When Cristiano first tried to slip me his tongue (cooked at low temperature served in a sourdough roll with salsa verde or/and horseradish) I wasn’t happy. There’s something unedifying about the texture of a tongue, and it needs to be sliced paper thin. Which this wasn’t. But in the years since our first meeting, Cristiano has gone on to create something very special with unloved, unwanted cuts of meat. The fifth quarter, as the talkative Italian calls it. Just one of the reasons why we shortlisted him for Best Street Food or Takeaway in this year’s BBC Food and Farming Awards.
Tim Hayward, my fellow judge in the category, loves offal. So do I. I presented a series on the BBC called Kill It, Cook It, Eat It. It must have been one hell of a pitch to the BBC. “Okay – we kill a pig. Then we eat it. Next night, we kill a chicken. Then we eat it. Every night of the week, we kill a different animal. Then we eat it. With an omnibus on the Friday. What do you say?” The BBC said yes, and asked me to present it. I agreed, but when I talked to friends about the programme, they just laughed, and said “It’s a spoof, right?”. They were lucky I didn’t eat them.
Kill It, Cook It, Eat It couldn’t have been more serious. In a world where meat comes pre-packed, in plastic, Kill It, Cook It, Eat It was designed to reconnect us with what we’re eating. It was filmed in an abbatoir, but an abbatoir with a difference – there was a restaurant built onto the end. It had windows installed, so that the diners could see what was going on, but the abbatoir’s day-to-day workings weren’t interrupted at all. The diners witnessed the slaughter – and then ate the meat for their dinner.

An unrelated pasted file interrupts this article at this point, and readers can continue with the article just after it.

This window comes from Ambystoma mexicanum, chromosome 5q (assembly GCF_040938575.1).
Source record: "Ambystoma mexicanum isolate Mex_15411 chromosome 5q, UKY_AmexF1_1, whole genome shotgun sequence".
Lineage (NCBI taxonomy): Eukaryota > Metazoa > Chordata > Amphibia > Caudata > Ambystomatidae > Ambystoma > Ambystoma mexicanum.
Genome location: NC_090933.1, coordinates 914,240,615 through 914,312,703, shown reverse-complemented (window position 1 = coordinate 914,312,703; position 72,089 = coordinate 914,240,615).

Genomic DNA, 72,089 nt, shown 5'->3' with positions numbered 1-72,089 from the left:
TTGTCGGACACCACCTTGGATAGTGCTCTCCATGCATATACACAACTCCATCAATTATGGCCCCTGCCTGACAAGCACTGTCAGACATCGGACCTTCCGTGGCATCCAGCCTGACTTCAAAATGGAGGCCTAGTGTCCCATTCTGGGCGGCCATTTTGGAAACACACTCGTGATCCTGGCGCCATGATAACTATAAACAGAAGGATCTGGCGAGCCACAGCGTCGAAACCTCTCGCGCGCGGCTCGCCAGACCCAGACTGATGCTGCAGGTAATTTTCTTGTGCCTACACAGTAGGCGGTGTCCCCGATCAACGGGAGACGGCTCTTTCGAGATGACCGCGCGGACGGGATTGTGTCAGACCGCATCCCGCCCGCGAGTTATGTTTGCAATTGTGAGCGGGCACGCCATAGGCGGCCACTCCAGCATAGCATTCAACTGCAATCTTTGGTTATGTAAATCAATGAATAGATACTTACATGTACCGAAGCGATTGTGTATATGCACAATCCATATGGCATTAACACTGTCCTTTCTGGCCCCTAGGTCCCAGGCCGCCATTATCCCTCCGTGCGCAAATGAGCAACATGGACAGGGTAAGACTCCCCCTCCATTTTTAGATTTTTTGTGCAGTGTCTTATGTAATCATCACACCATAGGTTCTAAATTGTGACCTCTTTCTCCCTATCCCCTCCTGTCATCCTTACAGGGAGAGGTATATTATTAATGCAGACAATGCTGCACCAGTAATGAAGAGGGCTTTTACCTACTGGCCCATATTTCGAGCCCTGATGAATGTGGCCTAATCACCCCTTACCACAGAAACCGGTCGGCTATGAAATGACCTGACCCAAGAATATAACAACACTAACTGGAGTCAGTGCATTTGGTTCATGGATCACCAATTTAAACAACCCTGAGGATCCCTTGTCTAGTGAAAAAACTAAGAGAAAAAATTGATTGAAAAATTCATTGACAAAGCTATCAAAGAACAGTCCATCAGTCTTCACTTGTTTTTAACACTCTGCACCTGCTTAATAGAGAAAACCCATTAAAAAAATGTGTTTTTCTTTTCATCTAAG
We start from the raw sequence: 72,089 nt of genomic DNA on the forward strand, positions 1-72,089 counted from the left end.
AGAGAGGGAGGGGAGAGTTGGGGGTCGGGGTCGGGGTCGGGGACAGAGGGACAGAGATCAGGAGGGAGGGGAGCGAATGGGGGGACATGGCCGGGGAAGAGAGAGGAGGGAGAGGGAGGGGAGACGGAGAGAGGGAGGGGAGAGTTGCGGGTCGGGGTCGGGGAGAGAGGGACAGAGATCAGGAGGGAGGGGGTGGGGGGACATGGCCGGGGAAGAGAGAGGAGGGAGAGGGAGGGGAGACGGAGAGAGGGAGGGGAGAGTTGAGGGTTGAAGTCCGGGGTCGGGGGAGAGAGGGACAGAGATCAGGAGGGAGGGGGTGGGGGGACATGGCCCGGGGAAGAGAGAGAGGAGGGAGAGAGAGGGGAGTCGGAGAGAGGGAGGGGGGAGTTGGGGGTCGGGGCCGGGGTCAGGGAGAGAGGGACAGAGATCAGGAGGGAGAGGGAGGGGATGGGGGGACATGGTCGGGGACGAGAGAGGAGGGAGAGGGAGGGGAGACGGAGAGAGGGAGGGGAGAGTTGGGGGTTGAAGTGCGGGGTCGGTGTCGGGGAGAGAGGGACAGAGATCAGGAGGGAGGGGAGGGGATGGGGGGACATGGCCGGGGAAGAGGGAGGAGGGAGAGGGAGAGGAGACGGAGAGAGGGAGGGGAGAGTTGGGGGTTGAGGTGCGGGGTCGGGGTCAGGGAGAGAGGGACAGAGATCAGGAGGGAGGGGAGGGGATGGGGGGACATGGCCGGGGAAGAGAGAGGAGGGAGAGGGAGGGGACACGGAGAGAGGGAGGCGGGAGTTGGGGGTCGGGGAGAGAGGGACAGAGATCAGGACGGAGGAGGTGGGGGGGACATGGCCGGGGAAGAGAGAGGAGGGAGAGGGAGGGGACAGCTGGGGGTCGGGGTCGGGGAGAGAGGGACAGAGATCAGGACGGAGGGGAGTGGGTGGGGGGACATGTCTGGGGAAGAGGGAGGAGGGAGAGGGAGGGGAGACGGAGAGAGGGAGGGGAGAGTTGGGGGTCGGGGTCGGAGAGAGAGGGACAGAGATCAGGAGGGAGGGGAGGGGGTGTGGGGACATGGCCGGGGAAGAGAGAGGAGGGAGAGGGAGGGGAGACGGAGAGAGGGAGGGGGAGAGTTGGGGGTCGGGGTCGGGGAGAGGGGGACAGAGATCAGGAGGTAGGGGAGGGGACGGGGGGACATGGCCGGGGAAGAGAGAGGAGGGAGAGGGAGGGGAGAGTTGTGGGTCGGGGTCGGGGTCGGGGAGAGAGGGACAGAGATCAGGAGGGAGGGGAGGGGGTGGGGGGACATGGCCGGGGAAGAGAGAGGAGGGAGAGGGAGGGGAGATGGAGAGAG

Cristiano thinks very carefully about his ingredients. His 2013 BSF Award-winning No Lobster Roll was actually made with cod cheeks. Massively under-utilised as they are. And, even though he’s using offal, it all comes from a high-end, high-provenance butcher. His classic burger (above) is made of 50% ox heart and 50% dry aged beef up to 40 day from native breeds. It’s ridiculously good. In India, a mother dips her finger in honey and writes the Om symbol on the tongue of her new-born baby. Om means “I am” – it’s a nice image to illustrate that, in a metaphyiscal and a physical sense, we are what we eat. This is a burger that speaks well of all who eat it.